Hidden Landmarks: Newtown Battlefield State Park

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ELMIRA, N.Y. (WETM) – Newtown Battlefield State Park, formerly known as Newtown Battlefield Reservation, was the site of the Battle of Newtown fought in August 1779, during the American Revolutionary War.

It was the only major battle of the Sullivan Expedition, an armed offensive led by General John Sullivan that was ordered by the Continental Congress to end the threat of the Iroquois who had sided with the British in the American Revolutionary War.

In the battle, the Loyalists and the Iroquois were defeated decisively. The site is today managed as a 372-acre state park.

Because the present-day battlefield is quite heavily wooded and obscured to the casual passerby on the highway below, a narrow column of white granite known as the Newton Battlefield Monument sits atop the hill where this historic battle once took place in Elmira, in Chemung County. It was declared a National Historic Landmark in 1965.

This was not the first monument to stand here.

The original monument was erected in 1879 – dedicated 100 years after the battle of Newtown.

In August 1898, the Newtown Battlefield committee rode on horseback to the top of the hill to look at the monument’s condition, and to plan on how to fix it. The Elmira Telegram said, “Their report has not yet been made public, but it is known that the monument, which was originally constructed of the cheapest kind of materials, is in a most dilapidated condition.”

The original monument collapsed in a windstorm on Aug. 29, 1911.

The Civilian Conservation Corps lodges on the grounds are arguably the crown jewel when visiting the park.

The Civilian conservation corps are pretty much responsible for building a large portion of the infrastructure at many of the state and national parks that we use to this day.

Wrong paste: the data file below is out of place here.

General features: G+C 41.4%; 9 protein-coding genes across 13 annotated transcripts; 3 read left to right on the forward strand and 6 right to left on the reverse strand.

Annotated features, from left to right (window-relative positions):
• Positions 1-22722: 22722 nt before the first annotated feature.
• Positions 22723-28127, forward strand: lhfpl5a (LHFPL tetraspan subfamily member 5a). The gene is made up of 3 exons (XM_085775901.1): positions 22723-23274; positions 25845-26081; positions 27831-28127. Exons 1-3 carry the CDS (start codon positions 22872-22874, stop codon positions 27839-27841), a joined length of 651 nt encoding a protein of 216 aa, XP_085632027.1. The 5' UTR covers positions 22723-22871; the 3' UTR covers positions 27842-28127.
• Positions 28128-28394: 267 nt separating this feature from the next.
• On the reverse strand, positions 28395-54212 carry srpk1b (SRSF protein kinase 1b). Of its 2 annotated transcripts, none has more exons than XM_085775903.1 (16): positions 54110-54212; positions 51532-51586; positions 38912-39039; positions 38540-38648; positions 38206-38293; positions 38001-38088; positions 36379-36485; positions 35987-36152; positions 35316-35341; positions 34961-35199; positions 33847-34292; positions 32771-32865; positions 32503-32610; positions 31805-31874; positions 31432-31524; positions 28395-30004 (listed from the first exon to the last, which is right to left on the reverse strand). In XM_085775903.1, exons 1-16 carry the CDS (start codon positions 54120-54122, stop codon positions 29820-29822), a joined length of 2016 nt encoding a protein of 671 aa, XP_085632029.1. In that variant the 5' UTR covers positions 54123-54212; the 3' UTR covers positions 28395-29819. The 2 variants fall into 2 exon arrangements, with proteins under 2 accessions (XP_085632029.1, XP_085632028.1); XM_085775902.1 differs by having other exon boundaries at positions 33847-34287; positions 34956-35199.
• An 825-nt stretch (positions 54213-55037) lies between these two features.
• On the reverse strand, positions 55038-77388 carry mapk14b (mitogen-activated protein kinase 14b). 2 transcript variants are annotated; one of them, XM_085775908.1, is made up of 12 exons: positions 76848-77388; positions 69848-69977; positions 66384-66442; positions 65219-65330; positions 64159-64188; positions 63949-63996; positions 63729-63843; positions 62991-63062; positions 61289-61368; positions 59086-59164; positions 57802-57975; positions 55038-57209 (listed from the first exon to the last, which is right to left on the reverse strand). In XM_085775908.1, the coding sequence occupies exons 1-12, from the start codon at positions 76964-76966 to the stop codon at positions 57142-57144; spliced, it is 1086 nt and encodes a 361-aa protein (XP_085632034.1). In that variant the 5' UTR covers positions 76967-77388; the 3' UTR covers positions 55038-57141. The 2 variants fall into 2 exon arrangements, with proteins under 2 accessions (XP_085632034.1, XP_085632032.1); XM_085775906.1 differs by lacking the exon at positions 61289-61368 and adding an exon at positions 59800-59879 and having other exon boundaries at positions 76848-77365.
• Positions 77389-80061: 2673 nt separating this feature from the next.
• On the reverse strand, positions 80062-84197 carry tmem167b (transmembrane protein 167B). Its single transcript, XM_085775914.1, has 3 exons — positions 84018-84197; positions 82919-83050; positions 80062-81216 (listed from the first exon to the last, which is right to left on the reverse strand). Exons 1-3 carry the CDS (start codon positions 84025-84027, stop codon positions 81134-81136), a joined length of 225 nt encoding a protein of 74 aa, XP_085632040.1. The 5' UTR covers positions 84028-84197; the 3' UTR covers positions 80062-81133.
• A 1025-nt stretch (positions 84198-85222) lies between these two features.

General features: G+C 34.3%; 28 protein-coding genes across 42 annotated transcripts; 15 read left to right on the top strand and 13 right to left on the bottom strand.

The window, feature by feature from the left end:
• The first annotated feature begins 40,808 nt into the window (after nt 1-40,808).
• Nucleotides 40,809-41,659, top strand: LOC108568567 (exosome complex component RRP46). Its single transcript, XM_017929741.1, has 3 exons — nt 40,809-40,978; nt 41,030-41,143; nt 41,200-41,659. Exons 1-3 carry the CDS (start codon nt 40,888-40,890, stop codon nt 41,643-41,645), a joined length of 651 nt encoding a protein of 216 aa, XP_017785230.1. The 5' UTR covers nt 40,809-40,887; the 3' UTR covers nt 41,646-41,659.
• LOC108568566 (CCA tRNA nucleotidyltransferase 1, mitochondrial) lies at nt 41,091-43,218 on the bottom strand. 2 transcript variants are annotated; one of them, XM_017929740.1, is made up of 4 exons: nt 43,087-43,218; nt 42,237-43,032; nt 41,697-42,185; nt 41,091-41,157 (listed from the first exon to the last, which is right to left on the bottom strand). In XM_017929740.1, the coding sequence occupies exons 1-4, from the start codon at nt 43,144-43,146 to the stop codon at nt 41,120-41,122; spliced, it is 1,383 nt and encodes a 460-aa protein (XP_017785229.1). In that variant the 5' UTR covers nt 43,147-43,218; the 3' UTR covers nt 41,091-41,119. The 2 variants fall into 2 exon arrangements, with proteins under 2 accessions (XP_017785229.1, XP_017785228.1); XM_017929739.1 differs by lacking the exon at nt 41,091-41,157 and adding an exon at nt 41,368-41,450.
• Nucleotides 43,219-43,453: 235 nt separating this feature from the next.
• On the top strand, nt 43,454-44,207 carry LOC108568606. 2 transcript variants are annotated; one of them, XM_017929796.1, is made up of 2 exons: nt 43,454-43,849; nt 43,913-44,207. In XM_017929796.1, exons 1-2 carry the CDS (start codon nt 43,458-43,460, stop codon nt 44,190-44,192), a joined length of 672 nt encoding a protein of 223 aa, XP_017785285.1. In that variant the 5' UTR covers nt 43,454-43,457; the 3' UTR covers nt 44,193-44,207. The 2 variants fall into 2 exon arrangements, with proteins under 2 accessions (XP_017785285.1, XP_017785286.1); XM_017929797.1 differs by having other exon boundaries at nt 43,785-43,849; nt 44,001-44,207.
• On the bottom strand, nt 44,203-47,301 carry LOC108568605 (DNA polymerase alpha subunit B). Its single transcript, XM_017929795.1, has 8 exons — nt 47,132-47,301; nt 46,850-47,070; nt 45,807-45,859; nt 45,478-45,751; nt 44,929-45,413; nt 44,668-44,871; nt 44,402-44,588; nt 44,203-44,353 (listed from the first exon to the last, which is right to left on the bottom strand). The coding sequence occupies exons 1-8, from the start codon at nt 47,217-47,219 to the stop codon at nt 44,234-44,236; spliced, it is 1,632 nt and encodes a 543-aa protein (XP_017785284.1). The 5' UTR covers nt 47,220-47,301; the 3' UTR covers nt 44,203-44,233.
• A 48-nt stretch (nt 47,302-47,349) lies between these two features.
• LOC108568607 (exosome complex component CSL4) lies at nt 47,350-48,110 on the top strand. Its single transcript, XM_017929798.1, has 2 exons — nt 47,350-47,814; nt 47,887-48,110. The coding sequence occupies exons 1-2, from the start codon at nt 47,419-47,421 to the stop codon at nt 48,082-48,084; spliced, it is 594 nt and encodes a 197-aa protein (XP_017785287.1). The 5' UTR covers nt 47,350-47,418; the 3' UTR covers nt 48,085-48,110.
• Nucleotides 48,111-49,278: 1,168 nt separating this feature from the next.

The Civilian Conservation Corps (CCC) was a voluntary public work relief program that operated from 1933 to 1942 in the United States for unemployed, unmarried men. The CCC was a major part of President Franklin D. Roosevelt’s New Deal that provided manual labor jobs related to the conservation and development of natural resources in rural lands owned by federal, state, and local governments.

The CCC was designed to provide jobs for young men and to relieve families who had difficulty finding jobs during the Great Depression in the United States.

This program employed up to 300,00 men at any one time all over the country, but of course, this CCC camp, right outside Elmira New York, had something unique taking place.

Company 1251, comprised of 180 men was stationed here in August of 1935 and was one of only two all African American companies in the CCC program.

NAACP, AND FDR running for reelection in 1936, three white officers were replaced with African Americans in 1937.

The only other company that was completely African American was at Gettysburg.

In addition to planting trees, building roads, managing drainage, the CCC also built the cabins, the washrooms, created picnic pavilions and built the lodge, which is easily a hidden landmark in Elmira.

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